Your home for intelligent conversation on the web
The Chamber of Politics General Is censorship on images useful? The LeBron James-Nike case
THINQon is a platform for a more intelligent web. It aims to replace the ruling paradigm of the web – that of sharing and gathering information – with a sharing and achieving of understanding. Instead of the Q&A model it offers an experience. A platform for discovery of ideas, people, and yourself.     Continue >
Is censorship on images useful? The LeBron James-Nike case
LeBron James was dunked on by a college kid in a college kids training camp. No big deal you might think, but James immediately went to the Nike representative there and asked that a film of the event be confiscated. First of all - how pathetic is that! Especially pathetic given his recent childish antics like not shaking hands after losing to Orlando in the conference finals, and the Ariza case. From a respected person he is turning himself more and more into a pathetic figure (and given my assumption that he won't win a championship in the next couple of years, I wonder what will happen there). He's a great basketball player (amazing even) but unless he goes to a shrink his image and even career might suffer. But there is actually a point to this story:

Is censorship of images useful? Did he hurt his case and would he have been better off letting the video be watched millions of times on youtube? (Even if the video will get to youtube they'll probably try to ban it). After the video would the words LeBron James and Dunk have been associated together as: LeBron James was dunked on?

I think there is a clear answer and that's that hiding images is almost always useful. Think of Abu-Ghraib without pictures, of Clinton affair without the stained dress - images are strong, and are getting stronger.
The people in Iran might be speaking to the west but without strong images the effect is weakened. We are so dependent on videos that without it the story might die today. Today it will still run, make the rounds, but tomorrow, it might just disappear. What's there really to say: he was dunked on? So what. People might mention the censorship, but not very often.
He's taking a hit, but perhaps a minor one, and at least in his strange mind, a lesser one from being seen dunked on by a college kid (Ha LeBron, you were dunked on; ha ha ha - that's what he's afraid of I guess.)

One always hopes that censorship will work against the censor, but if they succeed it usually works for them. If they succeed. If public outcry will force these videos out, he will have definitely lost from it.

Where does Nike fit in all this? Shouldn't the consumers objects to such blatant censorship (using the excuse that filming is not allowed, which didn't bother them until he was dunked on). Shouldn't we complain? I'm a Nike fan, and I buy mostly Nike. Should I next time think Puma? How do I as a customer force Nike against censorship?

I hope the film crew will take it to court, claim it as a newsworthy event. It should be interesting.
What do you think, do censoring images work, and if so, why doesn't everybody do it? How should we act against this censorship? Would you still wear a LeBron James TShirt?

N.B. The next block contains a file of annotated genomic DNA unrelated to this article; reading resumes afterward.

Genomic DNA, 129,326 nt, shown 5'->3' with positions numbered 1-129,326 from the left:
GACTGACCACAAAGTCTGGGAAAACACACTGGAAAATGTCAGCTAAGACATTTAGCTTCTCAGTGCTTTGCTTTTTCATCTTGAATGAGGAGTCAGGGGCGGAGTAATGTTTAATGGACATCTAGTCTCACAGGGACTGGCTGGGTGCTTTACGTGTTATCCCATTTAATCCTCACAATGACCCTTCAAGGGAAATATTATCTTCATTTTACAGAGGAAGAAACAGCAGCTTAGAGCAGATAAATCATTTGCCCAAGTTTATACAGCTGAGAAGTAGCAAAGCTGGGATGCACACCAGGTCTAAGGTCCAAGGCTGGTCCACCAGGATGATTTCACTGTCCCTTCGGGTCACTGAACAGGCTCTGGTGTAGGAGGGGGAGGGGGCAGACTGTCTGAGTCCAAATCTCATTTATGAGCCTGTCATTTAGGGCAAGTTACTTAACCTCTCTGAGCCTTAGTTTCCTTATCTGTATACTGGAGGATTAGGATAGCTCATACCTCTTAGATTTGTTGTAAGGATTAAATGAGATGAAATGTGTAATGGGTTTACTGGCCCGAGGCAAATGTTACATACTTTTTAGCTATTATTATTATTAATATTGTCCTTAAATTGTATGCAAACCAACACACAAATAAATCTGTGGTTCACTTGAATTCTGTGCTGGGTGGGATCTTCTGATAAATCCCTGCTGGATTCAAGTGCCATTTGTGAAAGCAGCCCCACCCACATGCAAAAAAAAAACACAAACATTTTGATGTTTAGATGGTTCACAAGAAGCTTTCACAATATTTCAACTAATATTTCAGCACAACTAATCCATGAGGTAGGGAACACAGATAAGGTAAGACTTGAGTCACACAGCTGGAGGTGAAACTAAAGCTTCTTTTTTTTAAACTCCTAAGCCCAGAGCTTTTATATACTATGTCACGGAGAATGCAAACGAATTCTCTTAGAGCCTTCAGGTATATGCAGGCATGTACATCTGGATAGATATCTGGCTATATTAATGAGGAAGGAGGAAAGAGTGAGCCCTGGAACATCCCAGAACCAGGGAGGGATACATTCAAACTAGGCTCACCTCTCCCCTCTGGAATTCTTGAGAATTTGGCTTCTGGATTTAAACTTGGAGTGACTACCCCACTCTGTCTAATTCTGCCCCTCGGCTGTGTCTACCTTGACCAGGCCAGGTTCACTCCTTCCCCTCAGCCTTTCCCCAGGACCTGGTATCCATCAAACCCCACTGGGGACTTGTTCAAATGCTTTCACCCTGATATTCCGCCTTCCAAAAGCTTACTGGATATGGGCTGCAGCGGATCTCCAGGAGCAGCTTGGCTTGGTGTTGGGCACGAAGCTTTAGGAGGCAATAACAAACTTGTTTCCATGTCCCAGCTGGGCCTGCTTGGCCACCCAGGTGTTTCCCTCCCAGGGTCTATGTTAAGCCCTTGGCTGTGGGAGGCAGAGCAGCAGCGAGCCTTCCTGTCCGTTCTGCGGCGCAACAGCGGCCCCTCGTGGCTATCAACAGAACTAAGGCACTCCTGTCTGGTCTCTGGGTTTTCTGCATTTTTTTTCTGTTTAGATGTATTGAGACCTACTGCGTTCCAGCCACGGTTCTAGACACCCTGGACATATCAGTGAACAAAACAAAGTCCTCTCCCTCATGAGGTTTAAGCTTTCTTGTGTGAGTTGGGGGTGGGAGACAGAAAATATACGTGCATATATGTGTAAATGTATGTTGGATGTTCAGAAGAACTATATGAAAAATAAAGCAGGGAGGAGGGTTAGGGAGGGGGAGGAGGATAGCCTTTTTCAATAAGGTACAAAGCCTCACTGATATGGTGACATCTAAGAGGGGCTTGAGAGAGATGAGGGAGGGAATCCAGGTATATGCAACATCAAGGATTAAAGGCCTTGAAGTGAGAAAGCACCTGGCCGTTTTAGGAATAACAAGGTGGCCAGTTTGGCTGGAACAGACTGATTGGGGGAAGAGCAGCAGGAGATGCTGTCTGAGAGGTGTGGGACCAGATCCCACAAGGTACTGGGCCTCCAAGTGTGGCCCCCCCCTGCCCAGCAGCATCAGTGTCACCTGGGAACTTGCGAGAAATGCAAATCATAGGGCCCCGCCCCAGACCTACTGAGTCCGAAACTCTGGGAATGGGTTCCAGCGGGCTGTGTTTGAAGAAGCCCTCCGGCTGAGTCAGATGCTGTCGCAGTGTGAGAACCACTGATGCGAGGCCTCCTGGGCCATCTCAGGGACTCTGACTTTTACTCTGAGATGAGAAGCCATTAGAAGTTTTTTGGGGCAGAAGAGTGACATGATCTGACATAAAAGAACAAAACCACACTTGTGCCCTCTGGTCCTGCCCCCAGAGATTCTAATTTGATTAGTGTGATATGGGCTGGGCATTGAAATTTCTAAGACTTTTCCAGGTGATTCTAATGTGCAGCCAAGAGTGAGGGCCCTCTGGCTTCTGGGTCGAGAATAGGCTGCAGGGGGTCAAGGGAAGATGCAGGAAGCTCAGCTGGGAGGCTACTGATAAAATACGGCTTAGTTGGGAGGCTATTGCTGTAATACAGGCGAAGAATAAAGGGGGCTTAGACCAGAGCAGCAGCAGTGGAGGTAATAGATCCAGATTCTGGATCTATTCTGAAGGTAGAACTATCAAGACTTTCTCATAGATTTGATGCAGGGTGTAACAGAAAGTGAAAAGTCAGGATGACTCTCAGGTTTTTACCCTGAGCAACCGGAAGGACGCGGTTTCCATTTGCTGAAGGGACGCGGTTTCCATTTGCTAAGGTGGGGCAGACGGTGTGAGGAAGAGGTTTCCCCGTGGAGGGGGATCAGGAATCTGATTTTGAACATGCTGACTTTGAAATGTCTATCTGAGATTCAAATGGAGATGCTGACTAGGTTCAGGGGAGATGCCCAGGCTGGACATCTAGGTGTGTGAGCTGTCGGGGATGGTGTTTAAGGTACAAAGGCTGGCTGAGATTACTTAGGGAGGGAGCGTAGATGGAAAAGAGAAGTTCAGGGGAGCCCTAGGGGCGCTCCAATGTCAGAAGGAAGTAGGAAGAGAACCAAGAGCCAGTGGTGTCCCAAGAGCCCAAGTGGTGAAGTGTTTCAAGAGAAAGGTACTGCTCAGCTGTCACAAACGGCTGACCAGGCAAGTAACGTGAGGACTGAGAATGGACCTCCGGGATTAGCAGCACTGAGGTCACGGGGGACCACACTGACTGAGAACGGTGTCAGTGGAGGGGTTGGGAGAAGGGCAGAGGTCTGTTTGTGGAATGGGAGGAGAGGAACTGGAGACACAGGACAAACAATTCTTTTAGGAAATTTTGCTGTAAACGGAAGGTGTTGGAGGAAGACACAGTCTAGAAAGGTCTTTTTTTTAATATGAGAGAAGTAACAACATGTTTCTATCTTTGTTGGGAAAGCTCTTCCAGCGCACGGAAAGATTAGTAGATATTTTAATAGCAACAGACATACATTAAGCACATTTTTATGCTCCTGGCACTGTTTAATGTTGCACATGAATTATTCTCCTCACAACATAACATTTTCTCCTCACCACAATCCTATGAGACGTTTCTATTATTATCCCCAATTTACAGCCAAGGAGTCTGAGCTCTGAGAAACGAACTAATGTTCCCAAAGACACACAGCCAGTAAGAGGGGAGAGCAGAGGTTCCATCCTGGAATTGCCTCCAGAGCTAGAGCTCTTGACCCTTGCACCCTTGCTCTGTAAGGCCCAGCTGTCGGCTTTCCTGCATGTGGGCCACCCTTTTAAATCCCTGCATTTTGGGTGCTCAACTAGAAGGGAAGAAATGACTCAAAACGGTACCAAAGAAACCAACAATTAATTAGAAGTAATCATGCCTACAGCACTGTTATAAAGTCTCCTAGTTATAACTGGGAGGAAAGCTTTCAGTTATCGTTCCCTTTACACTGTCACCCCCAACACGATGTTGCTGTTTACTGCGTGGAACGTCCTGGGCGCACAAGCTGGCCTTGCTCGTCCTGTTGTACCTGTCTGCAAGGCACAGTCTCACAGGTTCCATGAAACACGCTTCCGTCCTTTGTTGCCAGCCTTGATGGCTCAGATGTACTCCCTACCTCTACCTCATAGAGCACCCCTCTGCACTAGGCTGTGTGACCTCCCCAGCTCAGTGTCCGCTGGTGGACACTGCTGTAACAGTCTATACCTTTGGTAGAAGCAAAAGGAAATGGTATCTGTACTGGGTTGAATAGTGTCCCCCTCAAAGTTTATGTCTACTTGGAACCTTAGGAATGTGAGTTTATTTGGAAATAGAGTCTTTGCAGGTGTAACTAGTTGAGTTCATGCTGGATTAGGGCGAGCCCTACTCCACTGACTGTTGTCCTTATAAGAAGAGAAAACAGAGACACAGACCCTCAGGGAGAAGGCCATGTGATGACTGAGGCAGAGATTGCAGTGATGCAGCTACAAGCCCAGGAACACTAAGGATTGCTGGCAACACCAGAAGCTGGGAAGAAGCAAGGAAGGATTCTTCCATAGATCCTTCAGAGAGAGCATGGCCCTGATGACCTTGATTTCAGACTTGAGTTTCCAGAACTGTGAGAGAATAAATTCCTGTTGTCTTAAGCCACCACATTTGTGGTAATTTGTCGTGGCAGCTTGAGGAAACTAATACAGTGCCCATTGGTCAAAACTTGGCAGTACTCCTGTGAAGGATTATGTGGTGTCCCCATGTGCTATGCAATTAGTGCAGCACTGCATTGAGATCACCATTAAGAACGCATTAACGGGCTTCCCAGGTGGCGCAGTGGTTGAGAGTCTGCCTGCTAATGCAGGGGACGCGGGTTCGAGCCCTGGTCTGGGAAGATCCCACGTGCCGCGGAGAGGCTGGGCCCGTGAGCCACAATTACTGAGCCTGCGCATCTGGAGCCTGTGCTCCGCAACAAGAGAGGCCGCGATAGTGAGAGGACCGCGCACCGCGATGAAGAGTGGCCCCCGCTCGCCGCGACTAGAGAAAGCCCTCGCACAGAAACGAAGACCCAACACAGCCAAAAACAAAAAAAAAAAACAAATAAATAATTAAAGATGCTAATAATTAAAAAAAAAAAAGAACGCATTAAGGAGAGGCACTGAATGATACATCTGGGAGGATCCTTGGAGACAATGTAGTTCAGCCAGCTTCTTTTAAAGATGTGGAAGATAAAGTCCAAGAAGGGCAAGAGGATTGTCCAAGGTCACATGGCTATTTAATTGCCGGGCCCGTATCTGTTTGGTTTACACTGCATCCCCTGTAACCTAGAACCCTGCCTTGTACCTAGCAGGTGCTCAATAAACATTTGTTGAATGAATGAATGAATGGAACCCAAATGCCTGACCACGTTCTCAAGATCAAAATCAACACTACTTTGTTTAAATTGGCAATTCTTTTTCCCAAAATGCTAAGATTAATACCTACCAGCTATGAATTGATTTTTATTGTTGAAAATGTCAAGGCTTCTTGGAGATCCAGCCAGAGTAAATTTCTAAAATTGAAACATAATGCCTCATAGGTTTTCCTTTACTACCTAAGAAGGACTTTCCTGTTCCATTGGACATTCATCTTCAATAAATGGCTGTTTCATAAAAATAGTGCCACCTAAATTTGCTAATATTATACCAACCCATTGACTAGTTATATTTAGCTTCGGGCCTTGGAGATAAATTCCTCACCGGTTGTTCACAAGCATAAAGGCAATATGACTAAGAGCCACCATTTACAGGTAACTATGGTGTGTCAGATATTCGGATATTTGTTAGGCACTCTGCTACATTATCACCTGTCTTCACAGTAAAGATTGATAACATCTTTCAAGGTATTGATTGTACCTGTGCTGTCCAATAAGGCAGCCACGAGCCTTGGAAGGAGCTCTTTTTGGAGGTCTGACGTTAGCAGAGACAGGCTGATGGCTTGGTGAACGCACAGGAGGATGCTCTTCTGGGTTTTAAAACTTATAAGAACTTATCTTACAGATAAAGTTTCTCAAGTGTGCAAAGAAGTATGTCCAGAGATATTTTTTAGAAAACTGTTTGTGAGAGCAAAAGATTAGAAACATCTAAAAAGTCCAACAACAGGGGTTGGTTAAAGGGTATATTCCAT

The video was finally released about a week ago and was ultimately an irrelevant clip. The whole event was blown up way out of proportion and probably would have been nothing at all if the footage wasn't confiscated.

But in a continuation of this censorship issue and a couple of others on THINQon (post ) Apple was fingered in a similar case this week. In Europe an iPod touch overheated and exploded, it burned a large hole in a car seat and jumped 10 feet into the air in a final blaze of touch technology and awesome-looking production quality.

When the owner of the itouch contacted apple for an apology and a refund he talked to an executive who agreed to the refund under the condition that he should keep his part about the exploding apple product secret. The father refused and so we now have this photo. I don't particularly think Apple should be attacked on this (apple fanboys ) as it would have been under a contractual agreement with the owner who would have received compensation for their silence. Though, I guess really an exploding iTouch might be worth a lot more than a refund if taken to court as the 11 year old girl who used it may have been seriously injured. Had that happened and the girl had become an iVictim, you can bet the contract certainly would have been for a lot more money than the 200 or so odd pounds.

Can companies protect their image with money? I don't see why not, if both parties agree to the terms (which in this case they did not) that a company couldn't censor product information. But in this case maybe I'm wrong. When a product explodes and leaves a crevice in a seat, maybe that's when information should be handed to the public for their own safety. If I owned an iPod touch I would want to know if it runs the risk of exploding in my pocket while I'm listening to Explosions in the Sky or some other band with a suitably coincidental name.

I don't think Apple was breaking any laws by offering this contract with the owners, right? And if that is legal, think of all the censored product information that may be locked away behind sealed lips and cases of money.

Should money be able to purchase silence? In a free market world I don't see why not.
Join the Community
Full Name:
Your Email:
New Password:
I Am:
By registering at, you agree to our Terms of Service and Privacy Policy.
Discussion info
Latest Post: August 3, 2009 at 9:57 PM
Number of posts: 2
Spans 26 days
People participating

No results found.